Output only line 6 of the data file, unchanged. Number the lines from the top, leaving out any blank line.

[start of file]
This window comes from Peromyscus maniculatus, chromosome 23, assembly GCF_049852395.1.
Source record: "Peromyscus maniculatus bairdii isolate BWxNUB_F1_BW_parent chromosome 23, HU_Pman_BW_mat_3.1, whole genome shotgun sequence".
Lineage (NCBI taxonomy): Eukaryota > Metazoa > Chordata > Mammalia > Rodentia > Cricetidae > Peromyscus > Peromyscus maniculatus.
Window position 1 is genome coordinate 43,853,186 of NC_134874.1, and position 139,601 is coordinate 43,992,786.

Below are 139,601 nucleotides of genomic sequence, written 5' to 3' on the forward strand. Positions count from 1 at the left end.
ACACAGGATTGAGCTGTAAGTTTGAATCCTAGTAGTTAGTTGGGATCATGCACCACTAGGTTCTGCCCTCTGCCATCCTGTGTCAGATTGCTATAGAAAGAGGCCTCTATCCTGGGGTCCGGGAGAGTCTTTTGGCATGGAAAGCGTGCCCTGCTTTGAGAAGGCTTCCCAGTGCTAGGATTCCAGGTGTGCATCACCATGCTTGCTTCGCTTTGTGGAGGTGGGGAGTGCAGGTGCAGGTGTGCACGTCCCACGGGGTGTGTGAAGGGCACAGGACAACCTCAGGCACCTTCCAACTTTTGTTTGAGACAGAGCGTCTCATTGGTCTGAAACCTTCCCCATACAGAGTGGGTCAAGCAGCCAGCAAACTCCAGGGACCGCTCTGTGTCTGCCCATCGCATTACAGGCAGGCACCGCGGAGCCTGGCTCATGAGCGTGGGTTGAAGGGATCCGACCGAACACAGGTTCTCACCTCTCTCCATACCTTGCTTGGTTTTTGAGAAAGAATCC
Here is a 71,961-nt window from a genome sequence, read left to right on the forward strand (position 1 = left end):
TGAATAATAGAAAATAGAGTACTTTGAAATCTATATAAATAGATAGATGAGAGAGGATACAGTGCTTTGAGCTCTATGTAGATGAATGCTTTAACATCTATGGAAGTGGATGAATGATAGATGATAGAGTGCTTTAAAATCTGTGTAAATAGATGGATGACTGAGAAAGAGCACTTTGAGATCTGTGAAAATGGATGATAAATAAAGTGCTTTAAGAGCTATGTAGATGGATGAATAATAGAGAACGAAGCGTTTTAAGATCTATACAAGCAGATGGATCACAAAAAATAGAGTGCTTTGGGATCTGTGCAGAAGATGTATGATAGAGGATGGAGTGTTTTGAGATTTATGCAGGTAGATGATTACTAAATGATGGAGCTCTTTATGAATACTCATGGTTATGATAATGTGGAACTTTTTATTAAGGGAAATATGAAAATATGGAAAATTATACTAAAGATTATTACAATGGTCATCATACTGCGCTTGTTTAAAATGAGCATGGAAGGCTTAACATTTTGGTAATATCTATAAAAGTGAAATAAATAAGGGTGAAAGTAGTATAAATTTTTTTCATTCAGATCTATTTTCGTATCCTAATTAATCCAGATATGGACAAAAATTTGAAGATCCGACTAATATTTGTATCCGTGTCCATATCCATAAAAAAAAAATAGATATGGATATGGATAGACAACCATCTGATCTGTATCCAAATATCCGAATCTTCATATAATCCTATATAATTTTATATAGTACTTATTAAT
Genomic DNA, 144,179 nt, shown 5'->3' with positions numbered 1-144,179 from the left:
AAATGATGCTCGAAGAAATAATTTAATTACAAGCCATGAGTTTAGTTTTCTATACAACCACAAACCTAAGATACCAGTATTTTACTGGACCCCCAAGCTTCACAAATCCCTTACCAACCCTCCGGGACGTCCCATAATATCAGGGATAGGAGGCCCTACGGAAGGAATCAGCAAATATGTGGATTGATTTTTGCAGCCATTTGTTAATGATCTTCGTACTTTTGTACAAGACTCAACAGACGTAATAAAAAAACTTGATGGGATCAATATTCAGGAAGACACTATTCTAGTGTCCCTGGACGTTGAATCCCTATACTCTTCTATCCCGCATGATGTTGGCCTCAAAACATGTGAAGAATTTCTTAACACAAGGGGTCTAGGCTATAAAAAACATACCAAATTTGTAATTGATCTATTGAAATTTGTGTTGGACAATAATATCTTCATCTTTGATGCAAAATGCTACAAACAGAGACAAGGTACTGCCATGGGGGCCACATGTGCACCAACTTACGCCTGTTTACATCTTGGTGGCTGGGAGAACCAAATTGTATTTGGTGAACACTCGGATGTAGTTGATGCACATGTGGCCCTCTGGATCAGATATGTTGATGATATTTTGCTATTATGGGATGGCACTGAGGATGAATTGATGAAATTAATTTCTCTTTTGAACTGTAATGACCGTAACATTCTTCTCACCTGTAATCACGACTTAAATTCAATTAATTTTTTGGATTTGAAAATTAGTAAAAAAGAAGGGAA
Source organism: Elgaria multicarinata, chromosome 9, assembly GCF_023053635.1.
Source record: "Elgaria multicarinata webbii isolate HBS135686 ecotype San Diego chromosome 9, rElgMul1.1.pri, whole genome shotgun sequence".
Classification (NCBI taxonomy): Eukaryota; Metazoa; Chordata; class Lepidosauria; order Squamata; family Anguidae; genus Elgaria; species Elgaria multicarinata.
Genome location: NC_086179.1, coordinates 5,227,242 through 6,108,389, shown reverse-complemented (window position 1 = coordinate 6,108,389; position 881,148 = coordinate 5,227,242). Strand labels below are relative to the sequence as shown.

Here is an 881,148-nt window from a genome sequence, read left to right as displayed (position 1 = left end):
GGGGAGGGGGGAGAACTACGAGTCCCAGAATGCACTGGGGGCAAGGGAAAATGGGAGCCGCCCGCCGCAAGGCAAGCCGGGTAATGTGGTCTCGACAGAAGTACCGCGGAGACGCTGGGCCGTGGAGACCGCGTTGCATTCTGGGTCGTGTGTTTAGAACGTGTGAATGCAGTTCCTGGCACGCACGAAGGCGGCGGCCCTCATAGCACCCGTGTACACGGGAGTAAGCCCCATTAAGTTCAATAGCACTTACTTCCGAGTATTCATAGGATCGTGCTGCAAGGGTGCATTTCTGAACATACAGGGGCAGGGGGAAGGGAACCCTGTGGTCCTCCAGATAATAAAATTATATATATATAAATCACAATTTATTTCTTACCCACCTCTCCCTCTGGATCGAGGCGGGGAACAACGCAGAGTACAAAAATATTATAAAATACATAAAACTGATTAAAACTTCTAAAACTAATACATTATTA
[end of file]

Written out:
ACACAGGATTGAGCTGTAAGTTTGAATCCTAGTAGTTAGTTGGGATCATGCACCACTAGGTTCTGCCCTCTGCCATCCTGTGTCAGATTGCTATAGAAAGAGGCCTCTATCCTGGGGTCCGGGAGAGTCTTTTGGCATGGAAAGCGTGCCCTGCTTTGAGAAGGCTTCCCAGTGCTAGGATTCCAGGTGTGCATCACCATGCTTGCTTCGCTTTGTGGAGGTGGGGAGTGCAGGTGCAGGTGTGCACGTCCCACGGGGTGTGTGAAGGGCACAGGACAACCTCAGGCACCTTCCAACTTTTGTTTGAGACAGAGCGTCTCATTGGTCTGAAACCTTCCCCATACAGAGTGGGTCAAGCAGCCAGCAAACTCCAGGGACCGCTCTGTGTCTGCCCATCGCATTACAGGCAGGCACCGCGGAGCCTGGCTCATGAGCGTGGGTTGAAGGGATCCGACCGAACACAGGTTCTCACCTCTCTCCATACCTTGCTTGGTTTTTGAGAAAGAATCC